Low income families pay NIS 15 for NIS 150 worth of goods; families gather in Jerusalem to collect baskets of essential supplies for the holiday.
By RUTH EGLASH
Distribution of food staples by NGOs to the country's 1.6 million people living below the poverty line went into high gear on Thursday.
Families gathered outside Yad Ezra V'Shulamit in Jerusalem's Beit Yisrael neighborhood - one of the main food distribution centers in the capital - to collect baskets of essential supplies for the holiday. A large box of matzot, a variety of fruits and vegetables, sugar, oil and soda water were among the items in the packages. Low income families paid NIS 15 for NIS 150 worth of goods.
"I see there is a lot of fruit and vegetables in the basket. That will really help me out for the holiday," said a local resident who will share the contents with her elderly mother. "I used to work as an accountant but recently, due to health problems, I had to stop working and now I have no income."
She said it was her first time receiving food at the distribution center, which receives its supplies from national aid charity Latet.
"I don't like to do this. No one wants to be considered poor or needy but there is no choice for me at the moment," she said.
The center's logistical director, Binyamin Lori, told The Jerusalem Post this year's was the largest distribution ever by the center, which provides food year round and runs similar operations in Eilat, Sderot, Ofakim, Safed, Netivot and Yeroham.
"Yesterday and today, more than 2,000 families will receive food packages from us," he said. "The situation is definitely worsening. Every year we see more and more people who are in desperate need of these basic food staples."
According to figures put out by Latet, from March 26 to 30 it will distribute more than 400 tons of food worth NIS 5 million to over 100 aid centers like Yad Ezra V'Shulamit. More than 8,000 volunteers will help package and distribute the food.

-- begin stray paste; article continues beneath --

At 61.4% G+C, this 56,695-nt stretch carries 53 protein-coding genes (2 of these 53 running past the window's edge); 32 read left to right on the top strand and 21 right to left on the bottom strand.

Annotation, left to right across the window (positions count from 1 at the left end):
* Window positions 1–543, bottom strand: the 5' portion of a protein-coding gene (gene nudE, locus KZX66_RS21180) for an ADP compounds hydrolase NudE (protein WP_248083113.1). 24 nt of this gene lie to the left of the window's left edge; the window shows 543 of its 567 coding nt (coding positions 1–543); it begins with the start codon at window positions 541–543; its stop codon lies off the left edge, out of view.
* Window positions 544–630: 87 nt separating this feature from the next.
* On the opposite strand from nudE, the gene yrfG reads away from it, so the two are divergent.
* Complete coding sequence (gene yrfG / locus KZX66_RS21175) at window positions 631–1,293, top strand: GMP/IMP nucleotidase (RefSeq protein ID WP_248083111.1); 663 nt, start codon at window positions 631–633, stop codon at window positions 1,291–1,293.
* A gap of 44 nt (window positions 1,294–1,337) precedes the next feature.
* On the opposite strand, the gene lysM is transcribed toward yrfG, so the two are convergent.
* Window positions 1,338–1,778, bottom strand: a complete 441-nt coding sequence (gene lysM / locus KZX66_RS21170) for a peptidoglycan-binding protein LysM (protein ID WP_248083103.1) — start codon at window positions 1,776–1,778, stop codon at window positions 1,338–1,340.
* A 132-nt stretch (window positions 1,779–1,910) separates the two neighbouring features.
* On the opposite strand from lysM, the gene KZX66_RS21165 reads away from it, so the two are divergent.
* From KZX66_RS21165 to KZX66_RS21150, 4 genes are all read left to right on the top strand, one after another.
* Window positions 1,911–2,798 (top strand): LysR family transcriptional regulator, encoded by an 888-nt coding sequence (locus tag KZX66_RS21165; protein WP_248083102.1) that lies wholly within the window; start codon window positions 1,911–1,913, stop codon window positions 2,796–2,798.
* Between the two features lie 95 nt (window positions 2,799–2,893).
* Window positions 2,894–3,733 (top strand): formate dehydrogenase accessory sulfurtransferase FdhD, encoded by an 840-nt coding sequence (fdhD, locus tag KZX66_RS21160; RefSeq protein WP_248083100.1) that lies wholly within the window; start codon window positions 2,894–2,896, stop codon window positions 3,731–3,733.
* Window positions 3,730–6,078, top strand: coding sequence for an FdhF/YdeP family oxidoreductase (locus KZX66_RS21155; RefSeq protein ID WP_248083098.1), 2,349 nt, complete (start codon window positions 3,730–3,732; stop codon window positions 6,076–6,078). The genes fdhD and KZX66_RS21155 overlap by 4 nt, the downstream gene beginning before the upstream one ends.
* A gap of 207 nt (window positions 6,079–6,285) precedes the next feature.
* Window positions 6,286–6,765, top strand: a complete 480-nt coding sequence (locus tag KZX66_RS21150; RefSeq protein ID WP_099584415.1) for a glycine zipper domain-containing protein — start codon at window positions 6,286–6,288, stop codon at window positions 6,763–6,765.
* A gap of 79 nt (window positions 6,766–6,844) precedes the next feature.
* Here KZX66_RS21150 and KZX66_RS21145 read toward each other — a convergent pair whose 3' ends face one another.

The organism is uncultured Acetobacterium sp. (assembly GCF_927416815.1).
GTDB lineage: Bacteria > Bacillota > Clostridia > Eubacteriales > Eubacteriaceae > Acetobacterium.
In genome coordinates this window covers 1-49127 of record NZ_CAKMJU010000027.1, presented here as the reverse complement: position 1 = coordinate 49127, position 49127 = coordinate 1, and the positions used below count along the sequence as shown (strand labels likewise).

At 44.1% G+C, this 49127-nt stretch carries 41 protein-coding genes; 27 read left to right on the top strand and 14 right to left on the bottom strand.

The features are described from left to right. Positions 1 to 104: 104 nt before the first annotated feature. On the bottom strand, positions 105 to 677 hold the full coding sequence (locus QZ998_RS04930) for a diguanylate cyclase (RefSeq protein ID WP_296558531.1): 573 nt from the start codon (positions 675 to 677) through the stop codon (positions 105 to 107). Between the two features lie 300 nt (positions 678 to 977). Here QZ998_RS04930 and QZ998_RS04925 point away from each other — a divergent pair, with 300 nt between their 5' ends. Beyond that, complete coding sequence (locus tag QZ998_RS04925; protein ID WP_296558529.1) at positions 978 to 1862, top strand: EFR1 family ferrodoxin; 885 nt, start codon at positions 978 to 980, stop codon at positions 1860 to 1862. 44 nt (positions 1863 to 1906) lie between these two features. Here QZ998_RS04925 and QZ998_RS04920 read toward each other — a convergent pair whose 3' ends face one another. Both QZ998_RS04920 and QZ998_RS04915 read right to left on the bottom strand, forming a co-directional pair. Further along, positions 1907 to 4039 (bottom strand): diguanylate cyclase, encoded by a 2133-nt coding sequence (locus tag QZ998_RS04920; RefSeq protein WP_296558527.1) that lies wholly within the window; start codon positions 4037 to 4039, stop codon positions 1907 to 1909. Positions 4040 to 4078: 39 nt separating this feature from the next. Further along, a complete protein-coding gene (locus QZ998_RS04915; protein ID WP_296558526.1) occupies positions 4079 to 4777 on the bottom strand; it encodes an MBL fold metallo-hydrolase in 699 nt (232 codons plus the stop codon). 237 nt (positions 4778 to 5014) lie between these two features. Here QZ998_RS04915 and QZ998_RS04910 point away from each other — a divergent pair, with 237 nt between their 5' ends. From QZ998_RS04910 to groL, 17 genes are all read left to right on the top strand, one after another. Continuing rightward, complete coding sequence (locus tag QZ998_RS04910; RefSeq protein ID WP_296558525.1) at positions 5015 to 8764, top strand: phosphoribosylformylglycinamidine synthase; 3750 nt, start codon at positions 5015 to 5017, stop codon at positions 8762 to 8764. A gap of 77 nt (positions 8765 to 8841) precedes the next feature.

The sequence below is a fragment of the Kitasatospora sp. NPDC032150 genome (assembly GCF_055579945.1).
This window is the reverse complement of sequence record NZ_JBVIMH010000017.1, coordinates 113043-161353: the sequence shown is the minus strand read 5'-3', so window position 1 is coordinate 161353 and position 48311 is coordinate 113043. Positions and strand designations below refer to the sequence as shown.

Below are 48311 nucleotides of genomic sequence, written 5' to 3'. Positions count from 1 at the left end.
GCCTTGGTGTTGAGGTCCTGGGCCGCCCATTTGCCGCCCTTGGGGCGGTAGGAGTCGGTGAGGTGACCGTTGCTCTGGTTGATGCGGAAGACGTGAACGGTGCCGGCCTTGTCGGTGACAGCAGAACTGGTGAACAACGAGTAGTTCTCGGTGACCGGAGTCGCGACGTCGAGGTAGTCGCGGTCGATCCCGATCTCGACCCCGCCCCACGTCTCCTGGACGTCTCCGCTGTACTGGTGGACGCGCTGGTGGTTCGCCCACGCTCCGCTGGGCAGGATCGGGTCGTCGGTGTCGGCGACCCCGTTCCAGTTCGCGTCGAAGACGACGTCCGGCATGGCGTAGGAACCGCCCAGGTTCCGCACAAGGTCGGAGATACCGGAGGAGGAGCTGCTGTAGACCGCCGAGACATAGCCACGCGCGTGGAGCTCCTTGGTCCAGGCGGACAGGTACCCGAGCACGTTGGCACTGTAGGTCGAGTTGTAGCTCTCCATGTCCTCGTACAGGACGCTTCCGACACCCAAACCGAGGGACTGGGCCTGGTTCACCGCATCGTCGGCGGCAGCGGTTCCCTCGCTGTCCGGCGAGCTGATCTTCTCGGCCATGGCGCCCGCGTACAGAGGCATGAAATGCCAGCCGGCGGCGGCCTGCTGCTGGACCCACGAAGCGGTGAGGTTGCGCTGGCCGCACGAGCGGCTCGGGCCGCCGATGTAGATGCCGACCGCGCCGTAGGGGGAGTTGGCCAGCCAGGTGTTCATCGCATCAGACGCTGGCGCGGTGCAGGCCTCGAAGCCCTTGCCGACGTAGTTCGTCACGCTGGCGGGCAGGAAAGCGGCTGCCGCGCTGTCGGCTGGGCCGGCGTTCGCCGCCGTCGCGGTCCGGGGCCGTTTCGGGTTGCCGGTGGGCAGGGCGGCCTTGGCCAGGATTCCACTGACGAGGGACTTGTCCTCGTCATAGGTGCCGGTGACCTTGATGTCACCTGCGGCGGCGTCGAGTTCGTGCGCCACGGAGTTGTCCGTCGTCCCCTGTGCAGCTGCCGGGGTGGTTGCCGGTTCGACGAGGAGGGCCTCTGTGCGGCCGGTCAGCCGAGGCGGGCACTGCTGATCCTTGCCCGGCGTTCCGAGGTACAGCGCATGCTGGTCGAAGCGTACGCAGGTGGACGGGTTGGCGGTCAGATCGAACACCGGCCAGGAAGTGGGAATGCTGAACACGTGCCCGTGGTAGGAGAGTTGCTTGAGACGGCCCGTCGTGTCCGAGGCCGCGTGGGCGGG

Lori said that around 70 people volunteers were helping at the Jerusalem center.
"We have an honor system here. We believe people when they tell us they need help," he said.
Asked if there was food enough to go around, Lori said: "I don't want to get into that, I just can't take that responsibility on my own shoulders. I try to do everything I can to make sure people are not turned away empty handed."
One elderly woman, who had been waiting at the center since early morning, said this was her second day trying to claim a food package. "I came yesterday but I was not on the list," she said. 'I went and spoke with them and they told me to come back today and I would get one."
With a sick husband, six children and 25 grandchildren to worry about, she told the Post the food package would really help her feed her family throughout the festival.
As more and more people, secular and religious, young and old, started to arrive to collect food parcels, a volunteer named Uzi announced that anyone who was not on the list "should come back tomorrow and hopefully we will be able to help you."
Another volunteer was busy packaging up fruit into plastic bags to put in the baskets. A social worker by training and a university lecturer, she said everyone had to find their own way to help others.
"It [Yad Ezra V'Shulamit] is a really amazing place, it helps all kinds of people, both religious and secular, it does not matter," said the volunteer, who has been working with the charity for a year. "I'm always surprised that each week there are more and more people, but those who come really appreciate the help they are getting."
"What is hard, however, is that the government of this country does nothing to help these people," she continued. "Without charities such as these, many of the families here today would just not have anything to eat. The government really needs to take more responsibility."
Another woman, who said she regularly takes three buses from her home to get to the center for to get food, said the charity was a lifesaver.
"I work. I take care of an elderly person but the pay is just not enough to feed my family," said the woman, a single mother of three. "I don't feel embarrassed that I need this help, I have no choice. And at times such as Pessah the food parcels really make a difference."
var cont = `Sign up for The Jerusalem Post Premium Plus for just $5
Upgrade your reading experience with an ad-free environment and exclusive content